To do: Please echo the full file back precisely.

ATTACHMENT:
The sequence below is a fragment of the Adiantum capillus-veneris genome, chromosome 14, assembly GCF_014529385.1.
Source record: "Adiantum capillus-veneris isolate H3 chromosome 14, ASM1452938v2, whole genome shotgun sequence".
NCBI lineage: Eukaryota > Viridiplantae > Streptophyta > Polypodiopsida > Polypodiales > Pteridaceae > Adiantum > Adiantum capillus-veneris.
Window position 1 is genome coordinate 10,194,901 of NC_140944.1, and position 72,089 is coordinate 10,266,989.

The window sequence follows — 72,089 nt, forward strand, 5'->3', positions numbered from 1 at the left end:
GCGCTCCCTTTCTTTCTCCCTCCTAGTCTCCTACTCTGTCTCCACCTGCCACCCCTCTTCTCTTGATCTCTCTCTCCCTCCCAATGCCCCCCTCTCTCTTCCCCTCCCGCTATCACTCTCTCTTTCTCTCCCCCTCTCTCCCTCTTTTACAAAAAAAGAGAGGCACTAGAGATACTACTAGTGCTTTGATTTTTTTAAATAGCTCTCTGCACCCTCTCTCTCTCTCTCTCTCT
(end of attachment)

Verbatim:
The sequence below is a fragment of the Adiantum capillus-veneris genome, chromosome 14, assembly GCF_014529385.1.
Source record: "Adiantum capillus-veneris isolate H3 chromosome 14, ASM1452938v2, whole genome shotgun sequence".
NCBI lineage: Eukaryota > Viridiplantae > Streptophyta > Polypodiopsida > Polypodiales > Pteridaceae > Adiantum > Adiantum capillus-veneris.
Window position 1 is genome coordinate 10,194,901 of NC_140944.1, and position 72,089 is coordinate 10,266,989.

The window sequence follows — 72,089 nt, forward strand, 5'->3', positions numbered from 1 at the left end:
GCGCTCCCTTTCTTTCTCCCTCCTAGTCTCCTACTCTGTCTCCACCTGCCACCCCTCTTCTCTTGATCTCTCTCTCCCTCCCAATGCCCCCCTCTCTCTTCCCCTCCCGCTATCACTCTCTCTTTCTCTCCCCCTCTCTCCCTCTTTTACAAAAAAAGAGAGGCACTAGAGATACTACTAGTGCTTTGATTTTTTTAAATAGCTCTCTGCACCCTCTCTCTCTCTCTCTCTCT